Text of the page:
Sep 052011
 

Of all the tech tools I’ve written about, there’s one that garners the most praise from my readers: YouCanBook.Me. There are three faculty members on my campus that, whenever I see them, mention how much they love it. Last month I was at the American Psychological Association Convention, and one of the attendees was a reader of this blog. She told me how great she though this tool was, and that several faculty on her campus concurred. What makes it so great? It automates a task that otherwise requires several emails and a lot of time.

Without YouCanBook.Me:

Student: I’d like to make an appointment with you. When are you free?

Instructor: <looks at calendar> I’m free at these times. What time would you like?

Student: <looks at calendar> I’m not available at any of those times. How about one of these times?

Instructor: <looks at calendar> I can do X time. See you then.

Student: Great!

X time arrives, student doesn’t show.

With YouCanBook.Me

Instructor posts URL for making appointments. Student visits URL and selects a time. Appointment is added to instructor’s calendar. Student gets a reminder email a few hours before the appointment. Student gets a cancellation link to use in case of the need to cancel.

It was almost a year ago that I first wrote about the free service YouCanBook.Me, and I did a quick follow-up a month later. Since then YouCanBook.Me has been redesigned with a lot of new features. It’s time for an update.

Recap: YouCanBook.Me allows others to schedule an appointment in my calendar. It accesses my Google Calendar, and then shows my free times to those who need to make an appointment. The visitor clicks on a time, fills out the form, and that appointment is automatically added to my Google Calendar. I get an email letting me know of the appointment and the appointment-maker gets an email. The appointment-maker also gets a reminder email a few hours before the appointment. Both of those emails contain a cancellation link. To cancel, the appointment-maker clicks the URL to go to a website where they then just click the cancel button. When canceled, the appointment is automatically removed from my Google Calendar.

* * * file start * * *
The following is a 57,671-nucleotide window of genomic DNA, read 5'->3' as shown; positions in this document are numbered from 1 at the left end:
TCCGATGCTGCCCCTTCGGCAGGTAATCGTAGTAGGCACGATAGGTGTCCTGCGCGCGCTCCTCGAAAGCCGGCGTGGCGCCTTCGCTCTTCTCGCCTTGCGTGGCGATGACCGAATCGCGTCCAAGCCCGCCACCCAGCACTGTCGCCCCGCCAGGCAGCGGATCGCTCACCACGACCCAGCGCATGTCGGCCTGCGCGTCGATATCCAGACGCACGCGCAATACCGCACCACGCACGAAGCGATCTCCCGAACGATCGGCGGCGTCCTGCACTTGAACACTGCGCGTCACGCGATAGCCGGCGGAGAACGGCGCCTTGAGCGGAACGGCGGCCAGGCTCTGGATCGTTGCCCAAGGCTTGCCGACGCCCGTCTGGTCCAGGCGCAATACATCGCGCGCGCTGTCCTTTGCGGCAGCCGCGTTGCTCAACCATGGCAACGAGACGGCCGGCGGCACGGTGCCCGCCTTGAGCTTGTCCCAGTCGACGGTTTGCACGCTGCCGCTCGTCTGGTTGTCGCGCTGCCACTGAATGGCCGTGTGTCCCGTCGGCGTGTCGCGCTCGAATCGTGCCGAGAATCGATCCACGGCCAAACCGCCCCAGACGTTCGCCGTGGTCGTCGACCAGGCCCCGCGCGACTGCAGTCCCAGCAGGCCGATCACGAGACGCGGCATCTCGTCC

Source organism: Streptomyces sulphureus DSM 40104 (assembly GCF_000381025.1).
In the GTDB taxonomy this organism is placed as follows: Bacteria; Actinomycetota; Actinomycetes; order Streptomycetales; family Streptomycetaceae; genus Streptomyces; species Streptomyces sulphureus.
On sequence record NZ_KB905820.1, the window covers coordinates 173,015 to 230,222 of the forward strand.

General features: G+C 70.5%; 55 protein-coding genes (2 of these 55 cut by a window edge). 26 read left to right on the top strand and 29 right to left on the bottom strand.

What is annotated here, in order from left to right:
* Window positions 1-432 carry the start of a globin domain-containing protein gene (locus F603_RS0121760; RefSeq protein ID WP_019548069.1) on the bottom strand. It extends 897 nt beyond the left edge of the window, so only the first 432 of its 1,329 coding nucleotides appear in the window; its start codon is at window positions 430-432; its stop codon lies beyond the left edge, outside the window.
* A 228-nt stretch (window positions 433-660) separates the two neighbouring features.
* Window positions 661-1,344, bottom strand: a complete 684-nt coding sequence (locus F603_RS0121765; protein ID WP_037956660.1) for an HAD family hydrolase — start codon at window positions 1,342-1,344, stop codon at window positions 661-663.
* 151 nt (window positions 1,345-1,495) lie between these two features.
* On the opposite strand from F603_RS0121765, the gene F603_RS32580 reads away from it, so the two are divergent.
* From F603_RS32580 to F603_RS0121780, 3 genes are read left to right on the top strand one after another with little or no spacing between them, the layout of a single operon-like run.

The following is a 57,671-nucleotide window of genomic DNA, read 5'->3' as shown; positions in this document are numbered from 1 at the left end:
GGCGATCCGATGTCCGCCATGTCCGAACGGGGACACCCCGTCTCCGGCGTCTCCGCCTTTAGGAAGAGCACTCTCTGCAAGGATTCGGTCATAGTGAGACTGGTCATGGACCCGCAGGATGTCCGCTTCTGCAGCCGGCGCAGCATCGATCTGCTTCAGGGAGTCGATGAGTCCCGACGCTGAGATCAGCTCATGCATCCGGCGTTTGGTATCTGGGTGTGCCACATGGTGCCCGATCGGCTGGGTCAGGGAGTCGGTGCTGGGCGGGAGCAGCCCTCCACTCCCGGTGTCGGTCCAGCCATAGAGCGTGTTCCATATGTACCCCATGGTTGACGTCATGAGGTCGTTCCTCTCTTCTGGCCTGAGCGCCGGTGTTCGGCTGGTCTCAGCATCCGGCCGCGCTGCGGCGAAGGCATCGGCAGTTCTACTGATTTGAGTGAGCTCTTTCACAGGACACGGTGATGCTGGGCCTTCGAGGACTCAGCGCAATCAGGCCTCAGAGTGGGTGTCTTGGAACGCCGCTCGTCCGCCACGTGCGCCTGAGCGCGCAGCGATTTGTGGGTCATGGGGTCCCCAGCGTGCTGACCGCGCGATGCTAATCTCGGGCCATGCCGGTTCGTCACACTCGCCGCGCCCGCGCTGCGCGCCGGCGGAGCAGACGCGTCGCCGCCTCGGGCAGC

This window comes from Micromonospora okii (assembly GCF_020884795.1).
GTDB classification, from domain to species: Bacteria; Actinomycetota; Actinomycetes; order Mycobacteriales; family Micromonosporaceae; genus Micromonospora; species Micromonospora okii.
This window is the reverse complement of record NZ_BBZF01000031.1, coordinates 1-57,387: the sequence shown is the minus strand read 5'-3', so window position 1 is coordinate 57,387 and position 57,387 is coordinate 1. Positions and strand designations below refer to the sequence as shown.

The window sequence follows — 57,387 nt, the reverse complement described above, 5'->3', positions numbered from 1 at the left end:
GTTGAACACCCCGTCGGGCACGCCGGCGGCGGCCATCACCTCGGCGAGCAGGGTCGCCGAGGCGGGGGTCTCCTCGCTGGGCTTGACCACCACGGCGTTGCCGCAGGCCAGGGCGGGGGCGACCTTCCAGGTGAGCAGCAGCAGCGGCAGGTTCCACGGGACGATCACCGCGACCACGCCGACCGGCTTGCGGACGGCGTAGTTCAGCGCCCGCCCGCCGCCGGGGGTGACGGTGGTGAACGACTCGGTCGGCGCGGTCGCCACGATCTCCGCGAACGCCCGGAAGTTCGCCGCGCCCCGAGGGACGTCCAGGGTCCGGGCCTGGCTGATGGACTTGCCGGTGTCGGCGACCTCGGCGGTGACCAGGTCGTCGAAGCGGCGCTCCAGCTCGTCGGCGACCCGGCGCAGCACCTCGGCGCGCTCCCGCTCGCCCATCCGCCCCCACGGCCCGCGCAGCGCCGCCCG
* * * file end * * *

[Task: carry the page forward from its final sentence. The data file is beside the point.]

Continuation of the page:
To see what it’s like, you’re welcome to schedule an appointment with me using my fall quarter calendar. When you get the confirmation email, follow the cancellation link to cancel it.

YouCanBook.Me is fully customizable with an easy-to-use user interface. As you read through this post, it may feel like a lot to do. It really isn’t. YouCanBook.Me uses a lot of default settings that will work just fine. Make any changes you’d like to customize your YouCanBook.Me calendar. Below I show you the settings I use and explain why.

Before you get started, you’ll need a Google calendar account. I sync my Google calendar with Outlook; any changes I make to one are changed in the other.

After creating a YouCanBook.Me account, you’ll be prompted to create a new calendar. You can create as many calendars as you’d like. I have five: fall quarter, winter quarter, spring quarter, meet-and-greet, and a general calendar with no fixed start or end dates. My main calendars are my quarter calendars, so I’ll show you what the dashboard to my fall quarter calendar looks like.

Basic Tab

Once you create your new calendar, you’ll be taken to the basic tab on the dashboard. This tab lets you customize the look of the main calendar page, what’s picture in the image above.